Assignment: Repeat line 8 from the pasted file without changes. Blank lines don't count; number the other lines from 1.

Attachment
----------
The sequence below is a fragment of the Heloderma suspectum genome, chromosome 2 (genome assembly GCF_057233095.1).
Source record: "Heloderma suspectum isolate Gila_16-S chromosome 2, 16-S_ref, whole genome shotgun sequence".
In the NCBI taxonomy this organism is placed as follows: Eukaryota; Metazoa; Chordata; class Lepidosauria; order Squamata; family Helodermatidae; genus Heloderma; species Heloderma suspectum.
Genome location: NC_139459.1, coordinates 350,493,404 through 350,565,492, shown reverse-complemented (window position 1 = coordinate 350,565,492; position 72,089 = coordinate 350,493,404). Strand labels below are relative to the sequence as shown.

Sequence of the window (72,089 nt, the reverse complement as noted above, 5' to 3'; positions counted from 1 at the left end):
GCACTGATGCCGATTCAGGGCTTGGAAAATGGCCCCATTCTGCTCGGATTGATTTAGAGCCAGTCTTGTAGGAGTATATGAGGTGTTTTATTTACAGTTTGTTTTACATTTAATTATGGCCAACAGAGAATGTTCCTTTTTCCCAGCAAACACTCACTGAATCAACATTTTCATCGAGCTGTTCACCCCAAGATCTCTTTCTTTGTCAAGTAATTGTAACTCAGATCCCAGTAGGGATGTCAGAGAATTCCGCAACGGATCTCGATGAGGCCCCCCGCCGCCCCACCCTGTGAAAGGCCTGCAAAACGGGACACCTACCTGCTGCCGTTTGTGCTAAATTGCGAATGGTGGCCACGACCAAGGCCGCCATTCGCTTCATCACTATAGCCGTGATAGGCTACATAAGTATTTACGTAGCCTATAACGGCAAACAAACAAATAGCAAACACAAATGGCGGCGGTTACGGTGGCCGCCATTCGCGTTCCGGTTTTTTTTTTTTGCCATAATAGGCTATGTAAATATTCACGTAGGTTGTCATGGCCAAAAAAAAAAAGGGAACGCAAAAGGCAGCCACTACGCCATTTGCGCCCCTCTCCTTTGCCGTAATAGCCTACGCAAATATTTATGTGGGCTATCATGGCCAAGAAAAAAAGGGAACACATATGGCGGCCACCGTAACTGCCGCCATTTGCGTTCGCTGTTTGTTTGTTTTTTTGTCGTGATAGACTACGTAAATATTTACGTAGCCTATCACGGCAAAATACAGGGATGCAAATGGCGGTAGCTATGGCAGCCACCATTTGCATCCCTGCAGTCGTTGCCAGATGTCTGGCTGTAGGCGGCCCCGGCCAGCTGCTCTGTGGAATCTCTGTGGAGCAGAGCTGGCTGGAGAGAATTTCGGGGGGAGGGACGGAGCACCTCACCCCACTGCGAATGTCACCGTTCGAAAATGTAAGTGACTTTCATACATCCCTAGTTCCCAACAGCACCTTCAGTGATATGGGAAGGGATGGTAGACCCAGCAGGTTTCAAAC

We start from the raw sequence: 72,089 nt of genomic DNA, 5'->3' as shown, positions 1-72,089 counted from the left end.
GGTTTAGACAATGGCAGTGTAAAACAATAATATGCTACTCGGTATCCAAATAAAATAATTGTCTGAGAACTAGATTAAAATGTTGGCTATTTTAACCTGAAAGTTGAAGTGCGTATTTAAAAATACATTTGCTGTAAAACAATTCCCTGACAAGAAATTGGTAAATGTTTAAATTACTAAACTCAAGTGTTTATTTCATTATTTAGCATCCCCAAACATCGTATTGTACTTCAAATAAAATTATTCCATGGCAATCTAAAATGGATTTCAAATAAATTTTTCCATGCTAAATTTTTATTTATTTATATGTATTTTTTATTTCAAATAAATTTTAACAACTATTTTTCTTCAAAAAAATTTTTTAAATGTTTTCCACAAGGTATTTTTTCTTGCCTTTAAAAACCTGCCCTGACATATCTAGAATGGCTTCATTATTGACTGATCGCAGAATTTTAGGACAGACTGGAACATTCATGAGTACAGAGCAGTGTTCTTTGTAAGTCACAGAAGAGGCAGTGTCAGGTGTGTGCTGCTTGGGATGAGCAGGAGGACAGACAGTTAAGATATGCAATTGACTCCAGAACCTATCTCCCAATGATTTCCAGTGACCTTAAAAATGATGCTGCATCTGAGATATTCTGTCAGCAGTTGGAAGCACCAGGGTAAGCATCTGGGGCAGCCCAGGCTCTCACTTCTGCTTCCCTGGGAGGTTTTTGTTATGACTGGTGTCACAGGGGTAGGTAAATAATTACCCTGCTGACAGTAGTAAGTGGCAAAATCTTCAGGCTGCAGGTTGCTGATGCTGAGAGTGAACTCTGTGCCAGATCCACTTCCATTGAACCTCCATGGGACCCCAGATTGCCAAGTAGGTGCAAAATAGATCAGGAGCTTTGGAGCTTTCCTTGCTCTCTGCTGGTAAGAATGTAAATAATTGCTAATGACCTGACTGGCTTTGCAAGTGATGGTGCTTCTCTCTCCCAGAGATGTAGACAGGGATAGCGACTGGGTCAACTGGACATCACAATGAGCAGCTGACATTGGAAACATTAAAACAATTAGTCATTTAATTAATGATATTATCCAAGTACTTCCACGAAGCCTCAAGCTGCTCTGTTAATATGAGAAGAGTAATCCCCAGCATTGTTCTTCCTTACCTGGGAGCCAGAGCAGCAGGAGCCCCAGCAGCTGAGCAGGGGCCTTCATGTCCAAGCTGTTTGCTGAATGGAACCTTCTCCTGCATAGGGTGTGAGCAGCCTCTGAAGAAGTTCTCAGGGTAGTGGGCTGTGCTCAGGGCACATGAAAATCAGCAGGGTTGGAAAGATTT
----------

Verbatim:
GGTTTAGACAATGGCAGTGTAAAACAATAATATGCTACTCGGTATCCAAATAAAATAATTGTCTGAGAACTAGATTAAAATGTTGGCTATTTTAACCTGAAAGTTGAAGTGCGTATTTAAAAATACATTTGCTGTAAAACAATTCCCTGACAAGAAATTGGTAAATGTTTAAATTACTAAACTCAAGTGTTTATTTCATTATTTAGCATCCCCAAACATCGTATTGTACTTCAAATAAAATTATTCCATGGCAATCTAAAATGGATTTCAAATAAATTTTTCCATGCTAAATTTTTATTTATTTATATGTATTTTTTATTTCAAATAAATTTTAACAACTATTTTTCTTCAAAAAAATTTTTTAAATGTTTTCCACAAGGTATTTTTTCTTGCCTTTAAAAACCTGCCCTGACATATCTAGAATGGCTTCATTATTGACTGATCGCAGAATTTTAGGACAGACTGGAACATTCATGAGTACAGAGCAGTGTTCTTTGTAAGTCACAGAAGAGGCAGTGTCAGGTGTGTGCTGCTTGGGATGAGCAGGAGGACAGACAGTTAAGATATGCAATTGACTCCAGAACCTATCTCCCAATGATTTCCAGTGACCTTAAAAATGATGCTGCATCTGAGATATTCTGTCAGCAGTTGGAAGCACCAGGGTAAGCATCTGGGGCAGCCCAGGCTCTCACTTCTGCTTCCCTGGGAGGTTTTTGTTATGACTGGTGTCACAGGGGTAGGTAAATAATTACCCTGCTGACAGTAGTAAGTGGCAAAATCTTCAGGCTGCAGGTTGCTGATGCTGAGAGTGAACTCTGTGCCAGATCCACTTCCATTGAACCTCCATGGGACCCCAGATTGCCAAGTAGGTGCAAAATAGATCAGGAGCTTTGGAGCTTTCCTTGCTCTCTGCTGGTAAGAATGTAAATAATTGCTAATGACCTGACTGGCTTTGCAAGTGATGGTGCTTCTCTCTCCCAGAGATGTAGACAGGGATAGCGACTGGGTCAACTGGACATCACAATGAGCAGCTGACATTGGAAACATTAAAACAATTAGTCATTTAATTAATGATATTATCCAAGTACTTCCACGAAGCCTCAAGCTGCTCTGTTAATATGAGAAGAGTAATCCCCAGCATTGTTCTTCCTTACCTGGGAGCCAGAGCAGCAGGAGCCCCAGCAGCTGAGCAGGGGCCTTCATGTCCAAGCTGTTTGCTGAATGGAACCTTCTCCTGCATAGGGTGTGAGCAGCCTCTGAAGAAGTTCTCAGGGTAGTGGGCTGTGCTCAGGGCACATGAAAATCAGCAGGGTTGGAAAGATTT